Allahabad HC Orders UP Govt to Compensate Persons Who Were Under Illegal Detention

The court also ordered disciplinary action against erring officials.

New Delhi: The Allahabad high court has directed the Uttar Pradesh government to strictly implement its policy of paying Rs 25,000 in compensation to a person who has been illegally detained, and to initiate disciplinary action against erring officials.

The court was hearing a petition moved by one Shiv Kumar Verma, who alleged that he and another person were illegally detained by the police on the apprehension of breach of public peace. The petitioner concerned had a dispute with some of his relatives regarding an ancestral property, according to Hindustan Times.

Verma was arrested by the Varanasi police on October 8 last year. On October 12, he filed relevant papers seeking his release, but for verification of papers, the case was adjourned till October 21. The petitioner alleged that he was illegally detained from October 12 to October 21 despite submitting personal bond and other papers as directed. He demanded compensation for the period.

The division bench of Justice S.P. Kesarwani and Justice Shamim Ahmed said: “Public authorities acting in violation of constitutional or statutory provisions oppressively are accountable for their behaviour before authorities created under the statute like the commission or the courts entrusted with the responsibility of maintaining the rule of law.”

Also read: Illegal Detention: Bombay HC Directs State Govt to Compensate Two Men With Rs 50,000 Each

Referring to the Supreme Court in the case of Lucknow Development Authority Vs MK Gupta (1994), the court said: “Once it is found by the competent authority that a complainant is entitled to compensation for the inaction of those who are entrusted under the Act to discharge their duties in accordance with law, then payment of the amount may be made to the complainant from the public fund immediately but it may be recovered from those who are found responsible for such unpardonable behaviour.”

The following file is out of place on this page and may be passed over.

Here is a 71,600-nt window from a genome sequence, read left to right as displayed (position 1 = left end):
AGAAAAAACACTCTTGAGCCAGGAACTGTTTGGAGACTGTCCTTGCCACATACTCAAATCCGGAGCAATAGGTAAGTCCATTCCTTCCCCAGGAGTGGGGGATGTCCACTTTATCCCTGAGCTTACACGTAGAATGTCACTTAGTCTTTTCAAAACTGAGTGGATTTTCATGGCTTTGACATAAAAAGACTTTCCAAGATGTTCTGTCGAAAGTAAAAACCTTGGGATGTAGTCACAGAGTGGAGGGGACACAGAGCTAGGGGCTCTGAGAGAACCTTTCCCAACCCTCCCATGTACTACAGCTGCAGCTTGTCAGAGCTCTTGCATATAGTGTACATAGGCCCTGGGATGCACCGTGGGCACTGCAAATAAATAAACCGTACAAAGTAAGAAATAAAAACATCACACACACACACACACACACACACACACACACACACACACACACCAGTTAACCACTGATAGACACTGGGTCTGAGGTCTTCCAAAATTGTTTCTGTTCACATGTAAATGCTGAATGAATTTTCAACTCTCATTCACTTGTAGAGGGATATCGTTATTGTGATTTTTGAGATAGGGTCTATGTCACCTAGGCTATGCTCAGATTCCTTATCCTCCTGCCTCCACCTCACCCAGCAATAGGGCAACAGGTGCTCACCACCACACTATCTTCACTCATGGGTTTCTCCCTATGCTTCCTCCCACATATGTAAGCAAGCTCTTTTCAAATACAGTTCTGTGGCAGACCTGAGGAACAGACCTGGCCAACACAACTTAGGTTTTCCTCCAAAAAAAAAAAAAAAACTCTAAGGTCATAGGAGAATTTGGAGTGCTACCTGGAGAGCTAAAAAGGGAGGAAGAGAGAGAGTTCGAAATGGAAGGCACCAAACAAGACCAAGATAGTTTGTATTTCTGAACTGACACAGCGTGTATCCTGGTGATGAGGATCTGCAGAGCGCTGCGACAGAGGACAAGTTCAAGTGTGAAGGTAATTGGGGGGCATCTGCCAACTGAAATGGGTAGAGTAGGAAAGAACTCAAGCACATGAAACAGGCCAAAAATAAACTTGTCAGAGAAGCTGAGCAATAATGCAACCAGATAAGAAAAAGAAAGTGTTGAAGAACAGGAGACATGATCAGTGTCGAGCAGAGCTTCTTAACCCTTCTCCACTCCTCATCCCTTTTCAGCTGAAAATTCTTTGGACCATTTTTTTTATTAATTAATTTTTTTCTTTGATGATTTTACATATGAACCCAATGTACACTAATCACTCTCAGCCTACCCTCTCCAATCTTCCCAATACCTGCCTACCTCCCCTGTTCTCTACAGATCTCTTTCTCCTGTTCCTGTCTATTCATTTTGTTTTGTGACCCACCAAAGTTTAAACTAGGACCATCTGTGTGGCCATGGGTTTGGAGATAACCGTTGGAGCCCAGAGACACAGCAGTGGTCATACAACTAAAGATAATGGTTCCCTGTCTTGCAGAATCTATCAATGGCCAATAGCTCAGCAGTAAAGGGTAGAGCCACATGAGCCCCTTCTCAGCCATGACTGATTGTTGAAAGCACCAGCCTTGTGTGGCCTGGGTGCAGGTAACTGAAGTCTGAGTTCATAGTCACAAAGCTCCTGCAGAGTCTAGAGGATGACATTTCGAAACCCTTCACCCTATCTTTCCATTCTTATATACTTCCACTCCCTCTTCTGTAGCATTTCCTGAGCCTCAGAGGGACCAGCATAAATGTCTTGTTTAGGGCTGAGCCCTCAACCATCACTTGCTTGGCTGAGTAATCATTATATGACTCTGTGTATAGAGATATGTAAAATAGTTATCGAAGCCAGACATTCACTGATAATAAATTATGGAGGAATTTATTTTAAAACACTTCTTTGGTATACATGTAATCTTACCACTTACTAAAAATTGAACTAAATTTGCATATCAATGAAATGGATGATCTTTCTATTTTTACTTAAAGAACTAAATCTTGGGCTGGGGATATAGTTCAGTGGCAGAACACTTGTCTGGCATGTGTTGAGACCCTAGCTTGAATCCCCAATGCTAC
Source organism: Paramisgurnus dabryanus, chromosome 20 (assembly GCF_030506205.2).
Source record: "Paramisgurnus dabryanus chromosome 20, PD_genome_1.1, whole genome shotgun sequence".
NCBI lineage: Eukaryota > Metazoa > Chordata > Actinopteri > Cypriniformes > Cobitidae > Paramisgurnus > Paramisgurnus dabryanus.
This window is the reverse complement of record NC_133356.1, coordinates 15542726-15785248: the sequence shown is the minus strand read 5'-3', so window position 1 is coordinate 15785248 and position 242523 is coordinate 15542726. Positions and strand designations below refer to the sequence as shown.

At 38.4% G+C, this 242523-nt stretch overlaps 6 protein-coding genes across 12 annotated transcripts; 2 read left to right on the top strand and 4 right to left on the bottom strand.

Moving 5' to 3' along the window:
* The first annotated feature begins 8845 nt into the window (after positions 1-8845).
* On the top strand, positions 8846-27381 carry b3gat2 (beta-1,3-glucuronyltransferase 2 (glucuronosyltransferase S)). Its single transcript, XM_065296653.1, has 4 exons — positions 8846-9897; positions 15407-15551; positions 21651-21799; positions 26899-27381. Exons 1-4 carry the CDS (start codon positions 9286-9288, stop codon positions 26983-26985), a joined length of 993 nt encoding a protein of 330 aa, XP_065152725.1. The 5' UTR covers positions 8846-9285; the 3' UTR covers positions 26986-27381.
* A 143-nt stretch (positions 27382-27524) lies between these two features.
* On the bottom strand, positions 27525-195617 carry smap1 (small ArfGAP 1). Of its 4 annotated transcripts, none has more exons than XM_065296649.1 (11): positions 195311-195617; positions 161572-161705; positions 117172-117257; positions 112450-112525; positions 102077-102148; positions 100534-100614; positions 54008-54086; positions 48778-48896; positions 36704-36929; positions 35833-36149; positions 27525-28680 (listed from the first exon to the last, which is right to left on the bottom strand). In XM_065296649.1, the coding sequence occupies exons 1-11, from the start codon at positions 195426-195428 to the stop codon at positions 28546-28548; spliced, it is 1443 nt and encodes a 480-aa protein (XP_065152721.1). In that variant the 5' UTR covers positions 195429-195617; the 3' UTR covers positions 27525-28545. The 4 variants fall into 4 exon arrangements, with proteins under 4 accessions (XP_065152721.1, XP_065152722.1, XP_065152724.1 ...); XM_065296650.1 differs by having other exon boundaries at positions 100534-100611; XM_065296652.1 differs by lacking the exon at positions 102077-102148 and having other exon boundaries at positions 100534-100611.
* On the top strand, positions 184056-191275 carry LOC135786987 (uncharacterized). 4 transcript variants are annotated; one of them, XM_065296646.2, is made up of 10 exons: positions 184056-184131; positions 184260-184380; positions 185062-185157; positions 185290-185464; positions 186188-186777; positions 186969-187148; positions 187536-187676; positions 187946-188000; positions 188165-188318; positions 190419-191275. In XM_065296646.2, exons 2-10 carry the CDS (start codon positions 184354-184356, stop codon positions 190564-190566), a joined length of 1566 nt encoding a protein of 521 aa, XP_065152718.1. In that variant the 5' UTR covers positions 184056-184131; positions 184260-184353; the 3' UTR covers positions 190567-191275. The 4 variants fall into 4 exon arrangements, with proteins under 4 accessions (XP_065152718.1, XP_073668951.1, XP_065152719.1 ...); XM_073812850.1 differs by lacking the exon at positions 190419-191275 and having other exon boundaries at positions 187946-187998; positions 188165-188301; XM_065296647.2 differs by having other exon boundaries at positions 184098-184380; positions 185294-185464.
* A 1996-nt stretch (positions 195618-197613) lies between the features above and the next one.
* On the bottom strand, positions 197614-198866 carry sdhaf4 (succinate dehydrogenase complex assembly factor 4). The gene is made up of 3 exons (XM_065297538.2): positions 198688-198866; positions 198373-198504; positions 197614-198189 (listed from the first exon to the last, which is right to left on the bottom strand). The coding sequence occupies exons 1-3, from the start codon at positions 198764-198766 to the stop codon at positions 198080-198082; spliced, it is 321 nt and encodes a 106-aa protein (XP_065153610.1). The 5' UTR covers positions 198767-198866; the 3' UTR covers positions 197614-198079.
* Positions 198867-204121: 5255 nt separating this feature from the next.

While stating that an ordinary citizen fighting their case wouldn’t be able to match the might of the state or its organs, the court said, “If a public functionary acts maliciously or oppressively and the exercise of power results in harassment and agony then it is not an exercise of power but its abuse.”

The court also said that when a public authority acts with mala fide intentions resulting in agony and harassment of ordinary citizen, the authority concerned “can no more claim to be under a protective cover and the test of the permissive form of grant gets over”.

The court also directed the Uttar Pradesh government to publish the contents (Para 12) relating to its policy dated March 21 which enunciates compensation to be paid to the person who is illegally detained in the largest circulated newspaper in the state. The policy concerned also states that the report of disciplinary action against erring officials should be submitted within three months, or any such period prescribed under the applicable rules.

The state government has also been directed to display the policy at prominent places within public view, in all blocks, Tehsil headquarters, police stations and in the campus of district collectorates. The court also told the government to send its order copy to all district- and tehsil-level bar associations across the state.